Title: Mayor of Philadelphia
Birthdate: November 11, 1844
Death Date: November 28, 1917
Plot Location: Section 125, Lot 48
William Burns Smith was born in Glasgow, Scotland and arrived in the United States with his parents and two siblings when he was seven years old. Another five children would be born after they settled in Philadelphia, where his father was a cabinet maker. Growing up around wood, William became an apprentice woodcarver at age 11.
The marriage register at West York Street Methodist Episcopal Church records William’s wedding day as October 28, 1869 with Ellen Cochran, listing his occupation as a carver. Their lives were blessed with two children, William in 1871 and Ellen in 1874. By 1880 they also had a live-in servant and William owned a thriving furniture store.
Not long after their wedding William also joined the Pennsylvania National Guard, First Regiment Infantry and served 14 years. It was nicknamed the “Dandy First” since it is the oldest continuously serving military unit in Pennsylvania, dating back to when Benjamin Franklin organized an infantry company in 1747. (Known today as the 103rd Engineer Battalion, its armory on Drexel University’s campus houses the 1st Regiment Infantry Museum.)
William was a man who made friends with everyone, joining the Masons, the Young Republicans Club, and the private men’s club, the Union League. He rose to a leadership position in the Republican Invincibles. In 1881 William’s party involvement led him to winning election to a seat and eventual president of the Select Council, which was one of two chambers of the Philadelphia City Council, the other being the Common Council.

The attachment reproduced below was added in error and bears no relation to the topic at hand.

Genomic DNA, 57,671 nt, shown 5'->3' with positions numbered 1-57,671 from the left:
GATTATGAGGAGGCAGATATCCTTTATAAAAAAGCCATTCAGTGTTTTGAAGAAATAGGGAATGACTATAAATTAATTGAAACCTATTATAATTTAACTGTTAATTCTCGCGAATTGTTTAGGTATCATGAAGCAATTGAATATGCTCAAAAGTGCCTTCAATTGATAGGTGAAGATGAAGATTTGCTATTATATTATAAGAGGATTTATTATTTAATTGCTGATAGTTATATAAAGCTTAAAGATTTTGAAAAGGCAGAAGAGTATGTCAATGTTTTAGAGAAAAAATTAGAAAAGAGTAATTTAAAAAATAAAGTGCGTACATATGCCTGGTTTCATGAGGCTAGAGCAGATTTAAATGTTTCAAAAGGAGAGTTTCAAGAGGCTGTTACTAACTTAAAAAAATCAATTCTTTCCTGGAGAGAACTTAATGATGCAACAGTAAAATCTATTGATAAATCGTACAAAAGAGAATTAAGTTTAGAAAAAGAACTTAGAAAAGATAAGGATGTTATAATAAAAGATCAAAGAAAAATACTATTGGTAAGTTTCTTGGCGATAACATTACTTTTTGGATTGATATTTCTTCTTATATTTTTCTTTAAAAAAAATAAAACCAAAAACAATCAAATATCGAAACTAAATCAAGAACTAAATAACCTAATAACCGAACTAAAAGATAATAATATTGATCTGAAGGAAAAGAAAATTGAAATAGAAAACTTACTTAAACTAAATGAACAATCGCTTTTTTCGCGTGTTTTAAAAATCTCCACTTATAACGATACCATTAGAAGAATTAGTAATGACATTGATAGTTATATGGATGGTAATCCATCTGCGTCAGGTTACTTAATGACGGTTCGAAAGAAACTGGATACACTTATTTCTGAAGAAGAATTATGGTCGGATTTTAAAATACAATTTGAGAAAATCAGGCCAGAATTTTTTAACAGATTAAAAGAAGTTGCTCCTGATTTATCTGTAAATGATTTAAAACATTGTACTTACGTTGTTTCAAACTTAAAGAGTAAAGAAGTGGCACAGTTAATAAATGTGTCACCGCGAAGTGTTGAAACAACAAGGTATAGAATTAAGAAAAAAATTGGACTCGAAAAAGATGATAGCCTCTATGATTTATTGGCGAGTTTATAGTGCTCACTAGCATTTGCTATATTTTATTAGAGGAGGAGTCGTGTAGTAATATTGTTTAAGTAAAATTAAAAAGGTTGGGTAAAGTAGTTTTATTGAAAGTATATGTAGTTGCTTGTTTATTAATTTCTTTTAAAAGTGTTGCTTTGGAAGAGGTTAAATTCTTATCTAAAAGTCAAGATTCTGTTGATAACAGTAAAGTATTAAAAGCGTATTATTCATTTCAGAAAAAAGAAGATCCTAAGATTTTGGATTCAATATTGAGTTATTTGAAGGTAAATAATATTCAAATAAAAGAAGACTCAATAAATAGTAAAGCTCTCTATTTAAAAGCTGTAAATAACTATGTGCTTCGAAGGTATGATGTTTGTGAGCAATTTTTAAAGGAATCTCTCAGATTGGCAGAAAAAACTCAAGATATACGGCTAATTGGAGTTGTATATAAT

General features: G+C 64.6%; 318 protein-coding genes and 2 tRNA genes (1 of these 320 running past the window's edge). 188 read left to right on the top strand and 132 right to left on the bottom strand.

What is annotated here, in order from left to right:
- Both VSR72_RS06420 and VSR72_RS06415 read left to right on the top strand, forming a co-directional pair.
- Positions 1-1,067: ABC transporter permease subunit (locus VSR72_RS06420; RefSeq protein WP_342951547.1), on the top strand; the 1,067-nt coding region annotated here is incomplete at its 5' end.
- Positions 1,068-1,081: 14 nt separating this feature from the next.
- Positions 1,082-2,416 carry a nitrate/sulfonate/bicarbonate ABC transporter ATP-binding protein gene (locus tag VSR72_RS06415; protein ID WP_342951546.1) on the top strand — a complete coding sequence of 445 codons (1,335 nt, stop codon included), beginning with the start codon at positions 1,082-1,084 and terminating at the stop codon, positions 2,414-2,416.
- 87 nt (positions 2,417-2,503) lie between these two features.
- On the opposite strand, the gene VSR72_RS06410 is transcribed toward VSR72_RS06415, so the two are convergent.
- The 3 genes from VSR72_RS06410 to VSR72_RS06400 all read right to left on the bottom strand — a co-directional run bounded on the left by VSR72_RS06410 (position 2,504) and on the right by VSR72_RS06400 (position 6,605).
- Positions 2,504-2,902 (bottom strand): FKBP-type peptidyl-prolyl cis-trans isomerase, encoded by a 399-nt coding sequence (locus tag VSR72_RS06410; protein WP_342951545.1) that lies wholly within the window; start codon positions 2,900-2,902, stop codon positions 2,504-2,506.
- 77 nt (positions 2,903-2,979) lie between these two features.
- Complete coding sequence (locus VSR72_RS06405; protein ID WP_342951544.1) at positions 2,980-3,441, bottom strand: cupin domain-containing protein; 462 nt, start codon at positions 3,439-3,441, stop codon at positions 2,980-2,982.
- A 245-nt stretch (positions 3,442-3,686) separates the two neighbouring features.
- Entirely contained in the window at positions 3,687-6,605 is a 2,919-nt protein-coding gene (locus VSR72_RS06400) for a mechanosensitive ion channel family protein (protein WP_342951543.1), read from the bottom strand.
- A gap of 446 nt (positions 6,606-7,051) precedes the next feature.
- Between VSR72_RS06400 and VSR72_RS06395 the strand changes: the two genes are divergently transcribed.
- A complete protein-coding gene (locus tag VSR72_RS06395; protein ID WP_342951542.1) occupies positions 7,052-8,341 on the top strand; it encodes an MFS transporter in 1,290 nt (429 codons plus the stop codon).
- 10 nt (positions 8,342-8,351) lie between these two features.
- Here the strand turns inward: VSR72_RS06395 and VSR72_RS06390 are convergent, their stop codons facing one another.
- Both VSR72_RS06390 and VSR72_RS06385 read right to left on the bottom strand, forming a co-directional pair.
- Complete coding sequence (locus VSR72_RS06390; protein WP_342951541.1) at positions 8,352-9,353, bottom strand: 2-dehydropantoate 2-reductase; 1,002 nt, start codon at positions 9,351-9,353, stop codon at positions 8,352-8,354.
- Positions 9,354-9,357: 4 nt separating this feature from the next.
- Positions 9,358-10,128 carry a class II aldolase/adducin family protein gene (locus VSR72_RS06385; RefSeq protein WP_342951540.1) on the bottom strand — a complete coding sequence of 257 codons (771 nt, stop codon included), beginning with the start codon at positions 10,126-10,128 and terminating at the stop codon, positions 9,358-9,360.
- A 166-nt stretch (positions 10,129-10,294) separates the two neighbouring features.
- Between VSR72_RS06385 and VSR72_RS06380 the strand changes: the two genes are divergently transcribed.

He then won election as Mayor in 1884, serving until 1887. One of his first actions as Mayor was to install telephone service between his home, his business and the mayor’s office so he could be notified any time of the day about city business that required his immediate attention.
In November of 1884, Mayor Smith received a request from the mayor of New Orleans requesting the loan of the Liberty Bell to the World’s Industrial and Cotton Centennial Exposition. He approved the request and permission was granted by the two Councils for the famous bell to travel to New Orleans “as a gesture of goodwill and solidarity.”
This clipping from his obituary describes life after his term was over, but doesn’t mention that his nickname as the “Dandy Mayor” is actually a reference to his years in the Guard. William remained active in business but a few years later Ellen died, so William remarried in 1898. His occupation listed in the 1900 census was furniture maker, and in the 1910 census was assistant fire marshal.
William’s son, State Senator William Wallace Smith died in August, 1917 and William Burns Smith followed less than three months later. Aside from his last few years in Laurel Springs, New Jersey, William lived all of his adult life not far from the York Street church where he was first married. Pictured here is the former mayor’s unique gravestone on the Yeadon side of Mount Moriah. Nothing is written on the black cube except the name Smith.
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